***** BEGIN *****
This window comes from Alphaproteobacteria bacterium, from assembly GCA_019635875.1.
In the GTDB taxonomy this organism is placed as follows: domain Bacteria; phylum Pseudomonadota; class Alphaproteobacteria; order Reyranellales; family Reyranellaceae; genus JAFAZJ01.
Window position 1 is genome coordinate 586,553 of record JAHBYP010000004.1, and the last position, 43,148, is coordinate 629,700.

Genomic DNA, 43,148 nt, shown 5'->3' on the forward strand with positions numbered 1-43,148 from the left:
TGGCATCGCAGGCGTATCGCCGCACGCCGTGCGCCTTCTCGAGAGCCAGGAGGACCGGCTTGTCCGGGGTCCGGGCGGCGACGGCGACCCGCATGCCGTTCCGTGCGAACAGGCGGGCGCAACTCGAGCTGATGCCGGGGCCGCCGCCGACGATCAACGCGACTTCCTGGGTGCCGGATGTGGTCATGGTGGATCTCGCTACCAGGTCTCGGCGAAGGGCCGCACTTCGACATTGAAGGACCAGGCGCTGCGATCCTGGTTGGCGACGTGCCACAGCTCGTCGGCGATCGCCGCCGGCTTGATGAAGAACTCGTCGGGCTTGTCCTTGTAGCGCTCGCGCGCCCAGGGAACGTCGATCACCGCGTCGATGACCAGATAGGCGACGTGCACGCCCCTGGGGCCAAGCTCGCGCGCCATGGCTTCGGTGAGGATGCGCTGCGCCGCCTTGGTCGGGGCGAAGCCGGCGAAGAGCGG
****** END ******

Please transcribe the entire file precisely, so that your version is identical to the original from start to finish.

This window comes from Alphaproteobacteria bacterium, from assembly GCA_019635875.1.
In the GTDB taxonomy this organism is placed as follows: domain Bacteria; phylum Pseudomonadota; class Alphaproteobacteria; order Reyranellales; family Reyranellaceae; genus JAFAZJ01.
Window position 1 is genome coordinate 586,553 of record JAHBYP010000004.1, and the last position, 43,148, is coordinate 629,700.

Genomic DNA, 43,148 nt, shown 5'->3' on the forward strand with positions numbered 1-43,148 from the left:
TGGCATCGCAGGCGTATCGCCGCACGCCGTGCGCCTTCTCGAGAGCCAGGAGGACCGGCTTGTCCGGGGTCCGGGCGGCGACGGCGACCCGCATGCCGTTCCGTGCGAACAGGCGGGCGCAACTCGAGCTGATGCCGGGGCCGCCGCCGACGATCAACGCGACTTCCTGGGTGCCGGATGTGGTCATGGTGGATCTCGCTACCAGGTCTCGGCGAAGGGCCGCACTTCGACATTGAAGGACCAGGCGCTGCGATCCTGGTTGGCGACGTGCCACAGCTCGTCGGCGATCGCCGCCGGCTTGATGAAGAACTCGTCGGGCTTGTCCTTGTAGCGCTCGCGCGCCCAGGGAACGTCGATCACCGCGTCGATGACCAGATAGGCGACGTGCACGCCCCTGGGGCCAAGCTCGCGCGCCATGGCTTCGGTGAGGATGCGCTGCGCCGCCTTGGTCGGGGCGAAGCCGGCGAAGAGCGG